Tonight CNN is hosting a coronavirus global town hall called Coronavirus: Facts and Fear. The event begins at 8 p.m. ET and will be two hours long.
If you don’t have cable, here’s how to watch Coronavirus: Facts and Fear on your computer, phone, Roku, Fire TV, Apple TV or other streaming device:
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CNN is one of 95-plus live TV channels included in the main FuboTV bundle. It comes with a free 7-day trial:
Once signed up for FuboTV, you can watch Coronavirus: Facts and Fear live on your computer via the FuboTV website, or on your phone (Android and iPhone supported), tablet, Roku, Apple TV, Amazon Fire TV, Chromecast or other supported device via the FuboTV app.
If you can’t watch live, FuboTV also comes with 30 hours of Cloud DVR, as well as a “72-Hour Lookback” feature, which allows you to watch most shows up to three days after they air even if you forgot to record them.
CNN is included in Hulu With Live TV, which comes with 60-plus live TV channels and Hulu’s extensive on-demand library of TV shows and movies. You can watch immediately with a seven-day free trial:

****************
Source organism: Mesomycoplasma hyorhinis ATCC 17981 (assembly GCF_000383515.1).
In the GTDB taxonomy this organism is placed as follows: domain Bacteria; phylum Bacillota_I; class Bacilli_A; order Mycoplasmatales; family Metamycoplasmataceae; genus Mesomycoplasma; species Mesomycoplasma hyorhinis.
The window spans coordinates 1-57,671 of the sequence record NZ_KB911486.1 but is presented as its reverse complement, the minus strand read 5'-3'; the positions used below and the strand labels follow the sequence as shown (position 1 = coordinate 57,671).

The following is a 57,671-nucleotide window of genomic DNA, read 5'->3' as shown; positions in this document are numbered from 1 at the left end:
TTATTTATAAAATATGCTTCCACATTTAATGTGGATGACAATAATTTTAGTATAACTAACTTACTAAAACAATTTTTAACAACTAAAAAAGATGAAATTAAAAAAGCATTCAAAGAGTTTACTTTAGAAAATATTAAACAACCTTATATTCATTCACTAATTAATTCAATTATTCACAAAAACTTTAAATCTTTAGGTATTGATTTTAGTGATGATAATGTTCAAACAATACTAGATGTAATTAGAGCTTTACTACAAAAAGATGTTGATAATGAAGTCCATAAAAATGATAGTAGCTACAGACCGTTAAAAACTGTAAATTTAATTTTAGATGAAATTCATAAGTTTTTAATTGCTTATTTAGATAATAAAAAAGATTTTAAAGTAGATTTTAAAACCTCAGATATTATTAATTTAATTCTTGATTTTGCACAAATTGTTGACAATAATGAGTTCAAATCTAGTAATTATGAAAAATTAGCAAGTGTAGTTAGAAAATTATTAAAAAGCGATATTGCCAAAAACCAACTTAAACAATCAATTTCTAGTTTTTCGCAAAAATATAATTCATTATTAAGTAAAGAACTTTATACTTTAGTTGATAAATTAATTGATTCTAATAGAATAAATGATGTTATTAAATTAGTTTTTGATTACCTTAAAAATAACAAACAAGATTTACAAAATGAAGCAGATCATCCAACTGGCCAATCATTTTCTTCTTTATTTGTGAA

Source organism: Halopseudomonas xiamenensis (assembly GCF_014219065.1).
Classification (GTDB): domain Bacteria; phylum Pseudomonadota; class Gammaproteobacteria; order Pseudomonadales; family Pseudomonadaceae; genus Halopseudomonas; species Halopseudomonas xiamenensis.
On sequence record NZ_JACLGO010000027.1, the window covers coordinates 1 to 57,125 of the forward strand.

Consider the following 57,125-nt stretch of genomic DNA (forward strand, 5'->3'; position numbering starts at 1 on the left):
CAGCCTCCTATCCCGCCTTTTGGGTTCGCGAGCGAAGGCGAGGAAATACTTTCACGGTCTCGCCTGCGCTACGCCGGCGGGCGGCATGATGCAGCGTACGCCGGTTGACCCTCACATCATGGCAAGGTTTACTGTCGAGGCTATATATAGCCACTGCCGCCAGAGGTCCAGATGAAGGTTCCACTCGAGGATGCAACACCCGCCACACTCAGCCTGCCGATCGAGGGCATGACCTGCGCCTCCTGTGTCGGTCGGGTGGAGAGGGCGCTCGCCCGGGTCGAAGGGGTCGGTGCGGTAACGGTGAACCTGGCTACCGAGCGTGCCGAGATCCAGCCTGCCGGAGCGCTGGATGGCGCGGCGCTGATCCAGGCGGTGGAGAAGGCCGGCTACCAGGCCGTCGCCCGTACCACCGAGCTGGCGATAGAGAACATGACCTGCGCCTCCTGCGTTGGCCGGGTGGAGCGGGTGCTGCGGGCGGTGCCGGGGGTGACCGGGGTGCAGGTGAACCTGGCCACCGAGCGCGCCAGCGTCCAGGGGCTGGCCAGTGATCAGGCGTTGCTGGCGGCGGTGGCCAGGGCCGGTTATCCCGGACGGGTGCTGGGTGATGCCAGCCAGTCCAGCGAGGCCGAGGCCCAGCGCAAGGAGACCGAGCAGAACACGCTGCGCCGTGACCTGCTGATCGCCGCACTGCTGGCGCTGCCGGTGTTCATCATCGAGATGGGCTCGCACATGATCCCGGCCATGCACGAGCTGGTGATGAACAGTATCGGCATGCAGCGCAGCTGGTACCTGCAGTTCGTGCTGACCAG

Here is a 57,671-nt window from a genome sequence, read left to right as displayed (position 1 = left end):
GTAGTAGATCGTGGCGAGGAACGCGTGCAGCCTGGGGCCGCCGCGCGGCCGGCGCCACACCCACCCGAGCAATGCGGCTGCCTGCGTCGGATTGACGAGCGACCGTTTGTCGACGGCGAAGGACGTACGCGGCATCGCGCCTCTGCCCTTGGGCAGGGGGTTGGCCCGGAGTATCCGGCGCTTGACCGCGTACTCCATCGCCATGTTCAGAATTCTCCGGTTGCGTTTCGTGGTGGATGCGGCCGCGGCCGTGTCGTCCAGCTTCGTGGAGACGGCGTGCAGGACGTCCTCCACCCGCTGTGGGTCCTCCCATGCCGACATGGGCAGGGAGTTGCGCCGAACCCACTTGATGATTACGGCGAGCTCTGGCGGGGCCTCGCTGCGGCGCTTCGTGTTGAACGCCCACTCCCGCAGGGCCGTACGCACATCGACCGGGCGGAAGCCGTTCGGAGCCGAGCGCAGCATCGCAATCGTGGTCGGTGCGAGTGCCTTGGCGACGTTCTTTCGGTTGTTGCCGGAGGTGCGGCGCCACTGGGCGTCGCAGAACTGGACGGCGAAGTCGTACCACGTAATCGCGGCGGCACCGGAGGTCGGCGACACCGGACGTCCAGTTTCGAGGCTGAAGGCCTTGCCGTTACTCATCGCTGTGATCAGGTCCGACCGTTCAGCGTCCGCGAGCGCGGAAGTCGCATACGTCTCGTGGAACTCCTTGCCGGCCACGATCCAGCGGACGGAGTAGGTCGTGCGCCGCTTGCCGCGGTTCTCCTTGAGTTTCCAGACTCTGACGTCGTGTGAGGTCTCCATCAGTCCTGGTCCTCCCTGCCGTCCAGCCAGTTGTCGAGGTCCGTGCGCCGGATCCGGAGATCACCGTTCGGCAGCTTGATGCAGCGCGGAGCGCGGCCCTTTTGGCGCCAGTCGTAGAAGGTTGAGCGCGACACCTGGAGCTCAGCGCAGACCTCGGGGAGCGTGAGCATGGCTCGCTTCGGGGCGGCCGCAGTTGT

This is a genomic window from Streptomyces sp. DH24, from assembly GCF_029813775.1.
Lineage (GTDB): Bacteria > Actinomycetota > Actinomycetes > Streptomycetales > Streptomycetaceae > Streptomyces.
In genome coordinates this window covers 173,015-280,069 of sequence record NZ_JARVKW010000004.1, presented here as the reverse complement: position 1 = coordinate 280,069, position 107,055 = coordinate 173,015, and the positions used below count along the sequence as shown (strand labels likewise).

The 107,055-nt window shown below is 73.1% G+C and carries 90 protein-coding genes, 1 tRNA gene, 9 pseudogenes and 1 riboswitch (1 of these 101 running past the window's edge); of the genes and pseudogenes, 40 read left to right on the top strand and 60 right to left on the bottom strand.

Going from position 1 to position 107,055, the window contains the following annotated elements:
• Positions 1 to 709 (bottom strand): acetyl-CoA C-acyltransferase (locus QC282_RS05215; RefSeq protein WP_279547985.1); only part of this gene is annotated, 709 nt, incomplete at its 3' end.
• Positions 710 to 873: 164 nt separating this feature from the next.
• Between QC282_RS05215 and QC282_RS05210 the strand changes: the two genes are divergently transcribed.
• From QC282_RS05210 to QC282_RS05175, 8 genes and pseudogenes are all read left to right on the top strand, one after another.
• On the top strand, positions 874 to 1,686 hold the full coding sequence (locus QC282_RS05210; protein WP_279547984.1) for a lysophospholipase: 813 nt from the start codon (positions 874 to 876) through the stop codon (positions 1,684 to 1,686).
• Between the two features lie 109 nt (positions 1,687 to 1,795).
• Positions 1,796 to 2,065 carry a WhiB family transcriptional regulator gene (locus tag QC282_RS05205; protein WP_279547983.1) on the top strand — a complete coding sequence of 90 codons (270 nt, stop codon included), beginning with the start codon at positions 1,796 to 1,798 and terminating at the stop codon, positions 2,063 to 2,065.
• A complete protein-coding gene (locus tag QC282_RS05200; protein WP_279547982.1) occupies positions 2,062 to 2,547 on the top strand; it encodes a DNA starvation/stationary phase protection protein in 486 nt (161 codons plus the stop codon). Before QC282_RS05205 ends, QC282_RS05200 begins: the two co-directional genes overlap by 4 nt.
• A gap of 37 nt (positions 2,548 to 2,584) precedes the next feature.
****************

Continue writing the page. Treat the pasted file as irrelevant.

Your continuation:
Once signed up for Hulu With Live TV, you can watch Coronavirus: Facts and Fear live on your computer via the Hulu website, or on your phone (Android and iPhone supported), tablet, Roku, Apple TV, Amazon Fire TV, Chromecast, Xbox One, Nintendo Switch, Echo Show, or other streaming device via the Hulu app.
If you can’t watch live, Hulu with Live TV comes with both its extensive on-demand library (which includes most shows after they air) and 50 hours of Cloud DVR storage (with the ability to upgrade to “Enhanced Cloud DVR,” which gives you 200 hours of DVR space and the ability to fast forward through commercials).
Sling TV’s “Sling Blue” package comes with 47 channels, including CNN. Moreover, as part of Sling’s special “Happy Hour” promotion, you can sign up for Sling Blue anytime for free (no credit card required) and then watch for free between 5 p.m. and midnight ET:
Once signed up for Sling TV, you can watch Coronavirus: Facts and Fear live on your computer via the Sling TV website, or on your phone (Android and iPhone supported), tablet, Roku, Apple TV, Amazon Fire TV, Chromecast, Xbox One, or other streaming device via the Sling TV app.
If you can’t watch live, Sling TV comes with 10 hours of cloud DVR.
Coronavirus Town Hall Preview
The “Coronavirus: Facts and Fear” town hall will air from 8-10 p.m. Eastern on CNN.
The town hall will be moderated by Anderson Cooper and Dr. Sanjay Gupta. Special guests will be former acting CDC director Richard Besser, former HHS secretary Kathleen Sebelius, and Greta Thunberg.
CNN later released an updated lineup and added MLB Commissioner Rob Manfred to the guests for tonight.
Former acting CDC director Richard Besser, former HHS secretary Kathleen Sebelius, MLB Commissioner Rob Manfred and activist Greta Thunberg join @Anderson Cooper & @DrSanjayGupta for a live #CNNTownHall. Coronavirus – Facts and Fears, Thursday at 8 p.m. ET pic.twitter.com/UmqUsUtsdB
— CNN (@CNN) May 13, 2020